Today’s “Fraud of the Day” is based on an article, “Personal care assistant required to pay $25,000 for Medicaid fraud,” published by KMOV on July 1, 2016.
JEFFERSON CITY, Mo. (KMOV.com) – A personal care attendant will serve five years probation and be ordered to pay back $25,000 to Missouri’s Medicaid Program.
Yvonne Conly was originally sentenced to serve three concurrent prison sentences of five years, following her guilty pleas for Medicaid fraud back in May of this year.
Conley worked for four different personal care companies that had contracts with Medicare. She would provide healthcare services to patients in their homes, and then submit reports on all the services she provided.
January 2012 to October 2012, Conley reported that she provided healthcare services to two-or-three different patients at the same time on the same day.
Today’s “Fraud of the Day” is based on an article entitled, “Reno owner of No Child Left Behind services guilty of fraud” posted on KOLOTV.com June 9, 2016.
RENO, Nev. (AP) – A northern Nevada company doing business as No Child Left Behind Behavioral Health Services and the 39-year-old Reno woman who owns it have been convicted of federal fraud for billing Medicaid for children’s services never provided.
Nevada Attorney General Adam Laxalt said Thursday Candia Alea Tolbert was found guilty of intentional failure to maintain adequate records, and her business guilty of submitting false claims.
Today’s “Fraud of the Day” is based on an article entitled, “Dover doctor pleads guilty to felony health care fraud,” published by the Delaware State News on June 27, 2016.
DOVER — A Dover pain doctor was sentenced to 18 months of probation Monday after pleading guilty to one count of felony health care fraud involving fraudulent billing practices.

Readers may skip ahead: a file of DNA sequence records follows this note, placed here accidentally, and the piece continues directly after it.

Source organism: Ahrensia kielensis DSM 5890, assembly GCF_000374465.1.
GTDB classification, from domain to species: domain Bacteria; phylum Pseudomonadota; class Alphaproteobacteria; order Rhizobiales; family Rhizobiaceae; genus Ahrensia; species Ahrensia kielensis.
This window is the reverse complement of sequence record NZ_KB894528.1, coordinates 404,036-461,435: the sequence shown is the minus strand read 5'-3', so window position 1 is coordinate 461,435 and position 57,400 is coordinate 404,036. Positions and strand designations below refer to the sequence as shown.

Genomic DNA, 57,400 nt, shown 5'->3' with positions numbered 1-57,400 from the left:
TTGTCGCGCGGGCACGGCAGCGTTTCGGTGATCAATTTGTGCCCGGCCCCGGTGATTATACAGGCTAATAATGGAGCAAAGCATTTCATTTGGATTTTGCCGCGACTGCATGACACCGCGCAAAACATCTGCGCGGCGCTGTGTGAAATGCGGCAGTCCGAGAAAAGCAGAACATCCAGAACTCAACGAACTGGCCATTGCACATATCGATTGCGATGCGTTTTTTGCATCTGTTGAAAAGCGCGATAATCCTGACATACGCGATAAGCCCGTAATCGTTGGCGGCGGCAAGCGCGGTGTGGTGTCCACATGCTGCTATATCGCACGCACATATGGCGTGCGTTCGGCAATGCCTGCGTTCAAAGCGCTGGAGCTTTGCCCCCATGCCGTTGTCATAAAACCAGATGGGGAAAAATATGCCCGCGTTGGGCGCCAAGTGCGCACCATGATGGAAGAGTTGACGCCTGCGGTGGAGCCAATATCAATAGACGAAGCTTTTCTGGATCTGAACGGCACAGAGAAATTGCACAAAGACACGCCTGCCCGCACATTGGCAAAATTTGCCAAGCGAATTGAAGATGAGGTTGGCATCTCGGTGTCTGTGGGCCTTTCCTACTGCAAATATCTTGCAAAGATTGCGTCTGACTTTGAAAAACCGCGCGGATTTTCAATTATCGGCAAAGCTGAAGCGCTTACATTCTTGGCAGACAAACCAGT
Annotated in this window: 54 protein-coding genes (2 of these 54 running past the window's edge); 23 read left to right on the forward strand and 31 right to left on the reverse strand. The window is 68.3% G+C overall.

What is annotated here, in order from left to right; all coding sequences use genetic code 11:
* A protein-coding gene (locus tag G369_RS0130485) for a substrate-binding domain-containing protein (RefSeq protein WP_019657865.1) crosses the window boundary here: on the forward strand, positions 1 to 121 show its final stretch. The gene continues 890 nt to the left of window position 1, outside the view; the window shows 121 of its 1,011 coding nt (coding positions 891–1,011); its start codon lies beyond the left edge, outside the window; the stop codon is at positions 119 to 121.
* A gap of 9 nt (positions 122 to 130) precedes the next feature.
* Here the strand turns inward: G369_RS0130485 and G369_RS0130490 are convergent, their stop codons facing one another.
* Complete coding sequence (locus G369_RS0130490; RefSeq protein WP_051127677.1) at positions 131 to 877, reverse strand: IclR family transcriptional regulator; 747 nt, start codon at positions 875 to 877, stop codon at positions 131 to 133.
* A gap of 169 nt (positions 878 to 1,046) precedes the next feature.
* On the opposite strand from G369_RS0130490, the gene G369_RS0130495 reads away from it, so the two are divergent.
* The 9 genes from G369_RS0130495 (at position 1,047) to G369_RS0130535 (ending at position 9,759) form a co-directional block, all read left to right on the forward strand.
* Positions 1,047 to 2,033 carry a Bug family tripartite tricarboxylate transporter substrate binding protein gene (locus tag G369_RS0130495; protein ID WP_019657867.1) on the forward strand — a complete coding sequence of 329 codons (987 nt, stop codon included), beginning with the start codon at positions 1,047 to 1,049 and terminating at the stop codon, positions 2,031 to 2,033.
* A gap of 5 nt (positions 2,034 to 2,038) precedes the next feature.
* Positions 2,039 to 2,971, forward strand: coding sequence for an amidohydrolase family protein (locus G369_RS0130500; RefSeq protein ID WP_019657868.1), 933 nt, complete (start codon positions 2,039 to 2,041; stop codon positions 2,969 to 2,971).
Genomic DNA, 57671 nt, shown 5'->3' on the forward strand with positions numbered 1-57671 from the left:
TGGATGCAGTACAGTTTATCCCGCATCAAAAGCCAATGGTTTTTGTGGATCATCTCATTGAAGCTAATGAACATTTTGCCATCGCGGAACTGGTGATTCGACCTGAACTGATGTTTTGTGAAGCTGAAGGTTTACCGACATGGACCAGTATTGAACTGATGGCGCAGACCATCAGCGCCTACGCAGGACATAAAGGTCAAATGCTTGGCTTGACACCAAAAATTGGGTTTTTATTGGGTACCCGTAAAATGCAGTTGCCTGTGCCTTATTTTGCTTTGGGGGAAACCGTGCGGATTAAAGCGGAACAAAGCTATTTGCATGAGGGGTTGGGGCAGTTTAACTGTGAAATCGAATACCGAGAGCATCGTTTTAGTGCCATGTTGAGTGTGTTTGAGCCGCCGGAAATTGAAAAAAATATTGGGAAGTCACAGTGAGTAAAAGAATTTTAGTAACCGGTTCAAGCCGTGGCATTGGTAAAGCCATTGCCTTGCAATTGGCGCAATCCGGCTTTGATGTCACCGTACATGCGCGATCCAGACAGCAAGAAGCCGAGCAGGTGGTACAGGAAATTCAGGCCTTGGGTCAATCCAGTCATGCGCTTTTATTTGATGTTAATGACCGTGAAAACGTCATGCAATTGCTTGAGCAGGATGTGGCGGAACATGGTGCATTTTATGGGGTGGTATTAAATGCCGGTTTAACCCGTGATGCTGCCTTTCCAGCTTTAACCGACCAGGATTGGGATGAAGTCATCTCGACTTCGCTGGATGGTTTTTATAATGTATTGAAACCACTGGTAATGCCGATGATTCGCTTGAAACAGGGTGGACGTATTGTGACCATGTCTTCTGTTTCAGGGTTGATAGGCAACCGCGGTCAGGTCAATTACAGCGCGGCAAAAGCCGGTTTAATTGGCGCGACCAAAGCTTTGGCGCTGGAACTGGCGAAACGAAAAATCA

Dr. Senad Cemerlic, an anesthesiologist and owner of ABG Pain Clinic, was ordered to pay $250,000 in restitution to the state Division of Medicaid and Medical Assistance and a $50,000 fine. He also must pay $10,000 to cover the cost of the investigation that began last in year in response to a tip to the state Medicaid Fraud Control Unit.
Fairfield, CT — A New Haven and Fairfield-based psychiatrist and her husband will pay $400,000 to settle a civil lawsuit that accused the couple of participating in a long-running scheme to submit false claims to a state Medicaid program.
Dr. Ashwini Sabnis, a licensed psychiatrist enrolled as a provider in the Connecticut Medical Assistance Program, and her husband, Saurav “Sam” Mohanty, co-owners of Brighter Concept, Inc., were accused of participating in an illegal scheme that resulted in the submission of false claims for services that were not provided and claims that were “upcoded,” using a higher-paying code to reflect the use of a more expensive service, procedure or device than was actually used or was medically necessary.
Today’s “Fraud of the Day” is based on an article entitled, “Niobara County coroner pleads guilty to Medicaid fraud,” published by Casper Star Tribune on June 28, 2016.
The Niobrara County coroner has admitted to defrauding Medicaid of more than $100,000, court documents show.
Lisa Mellott pleaded guilty June 22 to 11 counts of Medicaid fraud and two counts of forgery. Authorities say Mellott billed Medicaid for services that she did not provide to patients of her home health care business.
Today’s “Fraud of the Day” is based on an article entitled, “Williamson County Woman Must Repay State After Pleading Guilty to TennCare Fraud,” published by The Chattanoogan.com on July 6, 2016.
A Williamson County woman charged with TennCare fraud must repay the state for benefits received through the healthcare insurance program.